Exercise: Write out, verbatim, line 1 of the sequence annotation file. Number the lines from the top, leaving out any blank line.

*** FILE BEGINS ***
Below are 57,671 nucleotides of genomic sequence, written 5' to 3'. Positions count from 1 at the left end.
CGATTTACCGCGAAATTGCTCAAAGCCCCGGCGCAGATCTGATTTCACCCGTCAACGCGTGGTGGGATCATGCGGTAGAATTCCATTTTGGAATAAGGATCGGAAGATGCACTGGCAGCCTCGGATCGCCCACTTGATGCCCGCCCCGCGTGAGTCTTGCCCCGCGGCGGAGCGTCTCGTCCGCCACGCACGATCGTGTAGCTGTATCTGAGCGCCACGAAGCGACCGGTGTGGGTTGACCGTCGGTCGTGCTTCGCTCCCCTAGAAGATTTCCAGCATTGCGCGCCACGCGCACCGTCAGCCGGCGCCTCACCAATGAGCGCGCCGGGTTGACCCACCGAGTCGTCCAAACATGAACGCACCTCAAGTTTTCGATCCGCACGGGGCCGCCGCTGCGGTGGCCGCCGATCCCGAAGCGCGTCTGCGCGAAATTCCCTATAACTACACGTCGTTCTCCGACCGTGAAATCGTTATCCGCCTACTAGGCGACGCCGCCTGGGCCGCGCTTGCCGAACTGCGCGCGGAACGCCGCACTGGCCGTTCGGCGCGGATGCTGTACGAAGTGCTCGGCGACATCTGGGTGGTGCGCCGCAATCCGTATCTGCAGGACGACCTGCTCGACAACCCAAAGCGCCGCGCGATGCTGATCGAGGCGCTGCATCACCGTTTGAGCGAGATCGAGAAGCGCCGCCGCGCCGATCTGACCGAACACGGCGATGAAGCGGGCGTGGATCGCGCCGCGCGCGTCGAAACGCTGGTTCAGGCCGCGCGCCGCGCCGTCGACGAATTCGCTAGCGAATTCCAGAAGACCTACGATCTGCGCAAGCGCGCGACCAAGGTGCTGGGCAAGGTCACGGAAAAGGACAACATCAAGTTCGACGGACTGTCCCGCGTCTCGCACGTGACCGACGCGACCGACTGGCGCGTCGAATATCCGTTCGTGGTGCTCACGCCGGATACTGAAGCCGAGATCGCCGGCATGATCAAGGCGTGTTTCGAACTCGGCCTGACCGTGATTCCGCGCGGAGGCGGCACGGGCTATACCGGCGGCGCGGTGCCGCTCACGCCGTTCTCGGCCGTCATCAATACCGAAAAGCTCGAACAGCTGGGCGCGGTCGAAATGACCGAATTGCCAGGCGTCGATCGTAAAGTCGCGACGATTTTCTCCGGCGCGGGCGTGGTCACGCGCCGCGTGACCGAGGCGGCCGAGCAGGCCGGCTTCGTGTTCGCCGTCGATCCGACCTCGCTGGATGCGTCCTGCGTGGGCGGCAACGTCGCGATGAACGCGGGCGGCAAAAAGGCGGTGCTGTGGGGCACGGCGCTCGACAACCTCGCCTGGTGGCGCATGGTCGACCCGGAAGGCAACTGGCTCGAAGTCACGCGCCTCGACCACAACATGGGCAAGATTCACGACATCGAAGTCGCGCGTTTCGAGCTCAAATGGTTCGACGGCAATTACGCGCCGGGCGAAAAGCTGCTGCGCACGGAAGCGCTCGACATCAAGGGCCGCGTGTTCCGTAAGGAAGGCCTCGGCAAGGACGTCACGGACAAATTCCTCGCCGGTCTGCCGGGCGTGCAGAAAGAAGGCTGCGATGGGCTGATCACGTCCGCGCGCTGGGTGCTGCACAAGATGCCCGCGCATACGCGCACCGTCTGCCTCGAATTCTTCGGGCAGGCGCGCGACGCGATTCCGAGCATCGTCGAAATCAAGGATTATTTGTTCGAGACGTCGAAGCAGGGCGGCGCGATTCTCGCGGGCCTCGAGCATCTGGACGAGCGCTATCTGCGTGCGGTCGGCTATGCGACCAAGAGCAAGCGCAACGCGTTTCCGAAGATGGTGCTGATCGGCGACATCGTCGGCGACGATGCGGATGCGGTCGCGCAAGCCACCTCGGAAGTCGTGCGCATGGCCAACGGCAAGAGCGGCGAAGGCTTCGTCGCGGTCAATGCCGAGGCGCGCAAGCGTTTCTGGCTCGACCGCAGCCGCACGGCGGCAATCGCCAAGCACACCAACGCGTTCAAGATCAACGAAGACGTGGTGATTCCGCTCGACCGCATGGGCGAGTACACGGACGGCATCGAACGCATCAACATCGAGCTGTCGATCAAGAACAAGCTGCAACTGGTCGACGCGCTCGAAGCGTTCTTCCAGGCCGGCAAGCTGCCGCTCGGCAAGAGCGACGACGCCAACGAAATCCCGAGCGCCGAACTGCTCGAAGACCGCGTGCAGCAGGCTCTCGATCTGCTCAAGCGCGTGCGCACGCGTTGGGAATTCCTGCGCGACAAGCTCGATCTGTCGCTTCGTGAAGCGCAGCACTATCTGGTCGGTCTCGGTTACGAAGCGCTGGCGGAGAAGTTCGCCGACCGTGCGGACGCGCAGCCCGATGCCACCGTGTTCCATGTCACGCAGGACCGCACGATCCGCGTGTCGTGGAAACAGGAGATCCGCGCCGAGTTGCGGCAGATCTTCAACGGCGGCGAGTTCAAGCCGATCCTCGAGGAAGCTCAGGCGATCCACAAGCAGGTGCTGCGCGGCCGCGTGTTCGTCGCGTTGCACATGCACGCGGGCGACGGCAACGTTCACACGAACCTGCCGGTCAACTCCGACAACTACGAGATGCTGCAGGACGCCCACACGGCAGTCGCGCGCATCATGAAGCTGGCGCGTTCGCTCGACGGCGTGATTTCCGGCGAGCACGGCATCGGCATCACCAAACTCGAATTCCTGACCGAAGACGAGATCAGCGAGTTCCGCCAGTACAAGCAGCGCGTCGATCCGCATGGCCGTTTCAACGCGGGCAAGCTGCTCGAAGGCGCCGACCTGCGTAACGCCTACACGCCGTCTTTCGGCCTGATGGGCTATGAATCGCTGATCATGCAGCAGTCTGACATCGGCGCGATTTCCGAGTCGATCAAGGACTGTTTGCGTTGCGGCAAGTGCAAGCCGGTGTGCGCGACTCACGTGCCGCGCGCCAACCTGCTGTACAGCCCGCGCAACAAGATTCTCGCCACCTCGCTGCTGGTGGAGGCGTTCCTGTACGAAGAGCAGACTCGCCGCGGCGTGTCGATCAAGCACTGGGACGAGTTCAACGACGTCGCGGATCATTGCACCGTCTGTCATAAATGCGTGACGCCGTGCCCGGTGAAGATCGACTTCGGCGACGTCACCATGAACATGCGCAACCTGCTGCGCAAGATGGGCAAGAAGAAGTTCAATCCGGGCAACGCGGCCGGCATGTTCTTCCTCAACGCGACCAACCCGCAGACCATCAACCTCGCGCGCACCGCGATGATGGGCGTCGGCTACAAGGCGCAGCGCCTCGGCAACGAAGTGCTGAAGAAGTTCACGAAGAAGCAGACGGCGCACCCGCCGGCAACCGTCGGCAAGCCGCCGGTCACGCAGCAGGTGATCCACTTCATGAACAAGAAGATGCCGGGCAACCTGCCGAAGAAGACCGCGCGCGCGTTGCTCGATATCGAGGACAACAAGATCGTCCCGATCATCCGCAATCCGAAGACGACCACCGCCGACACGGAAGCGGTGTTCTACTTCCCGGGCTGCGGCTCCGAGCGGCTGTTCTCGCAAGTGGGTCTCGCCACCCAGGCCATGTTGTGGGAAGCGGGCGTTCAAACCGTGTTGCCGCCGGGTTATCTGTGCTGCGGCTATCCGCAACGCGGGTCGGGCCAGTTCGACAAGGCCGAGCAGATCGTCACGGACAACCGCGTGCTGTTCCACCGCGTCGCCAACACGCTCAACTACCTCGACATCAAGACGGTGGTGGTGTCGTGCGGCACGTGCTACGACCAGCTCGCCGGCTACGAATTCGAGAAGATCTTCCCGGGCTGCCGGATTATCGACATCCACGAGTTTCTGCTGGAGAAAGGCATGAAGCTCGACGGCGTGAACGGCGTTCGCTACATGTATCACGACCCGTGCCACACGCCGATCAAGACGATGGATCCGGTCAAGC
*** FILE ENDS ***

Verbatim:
Below are 57,671 nucleotides of genomic sequence, written 5' to 3'. Positions count from 1 at the left end.